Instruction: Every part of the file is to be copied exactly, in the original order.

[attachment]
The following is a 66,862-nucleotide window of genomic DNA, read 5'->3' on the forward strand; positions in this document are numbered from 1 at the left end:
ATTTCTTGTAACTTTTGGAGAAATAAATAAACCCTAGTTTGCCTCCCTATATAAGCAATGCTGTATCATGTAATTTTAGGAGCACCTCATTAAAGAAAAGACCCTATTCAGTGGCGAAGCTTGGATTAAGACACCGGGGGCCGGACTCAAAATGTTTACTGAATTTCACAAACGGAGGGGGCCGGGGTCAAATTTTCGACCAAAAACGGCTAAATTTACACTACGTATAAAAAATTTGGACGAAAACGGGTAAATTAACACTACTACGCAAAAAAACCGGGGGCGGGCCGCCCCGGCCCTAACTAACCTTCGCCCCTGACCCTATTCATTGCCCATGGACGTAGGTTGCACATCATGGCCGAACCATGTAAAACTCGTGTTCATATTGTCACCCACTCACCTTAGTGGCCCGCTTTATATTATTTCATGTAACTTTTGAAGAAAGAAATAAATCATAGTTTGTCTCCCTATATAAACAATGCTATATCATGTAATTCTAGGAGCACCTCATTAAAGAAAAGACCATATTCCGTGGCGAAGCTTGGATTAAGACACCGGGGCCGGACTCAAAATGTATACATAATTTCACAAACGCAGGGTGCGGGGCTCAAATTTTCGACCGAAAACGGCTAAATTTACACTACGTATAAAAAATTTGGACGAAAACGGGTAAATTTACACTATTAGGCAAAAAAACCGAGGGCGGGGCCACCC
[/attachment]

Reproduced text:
The following is a 66,862-nucleotide window of genomic DNA, read 5'->3' on the forward strand; positions in this document are numbered from 1 at the left end:
ATTTCTTGTAACTTTTGGAGAAATAAATAAACCCTAGTTTGCCTCCCTATATAAGCAATGCTGTATCATGTAATTTTAGGAGCACCTCATTAAAGAAAAGACCCTATTCAGTGGCGAAGCTTGGATTAAGACACCGGGGGCCGGACTCAAAATGTTTACTGAATTTCACAAACGGAGGGGGCCGGGGTCAAATTTTCGACCAAAAACGGCTAAATTTACACTACGTATAAAAAATTTGGACGAAAACGGGTAAATTAACACTACTACGCAAAAAAACCGGGGGCGGGCCGCCCCGGCCCTAACTAACCTTCGCCCCTGACCCTATTCATTGCCCATGGACGTAGGTTGCACATCATGGCCGAACCATGTAAAACTCGTGTTCATATTGTCACCCACTCACCTTAGTGGCCCGCTTTATATTATTTCATGTAACTTTTGAAGAAAGAAATAAATCATAGTTTGTCTCCCTATATAAACAATGCTATATCATGTAATTCTAGGAGCACCTCATTAAAGAAAAGACCATATTCCGTGGCGAAGCTTGGATTAAGACACCGGGGCCGGACTCAAAATGTATACATAATTTCACAAACGCAGGGTGCGGGGCTCAAATTTTCGACCGAAAACGGCTAAATTTACACTACGTATAAAAAATTTGGACGAAAACGGGTAAATTTACACTATTAGGCAAAAAAACCGAGGGCGGGGCCACCC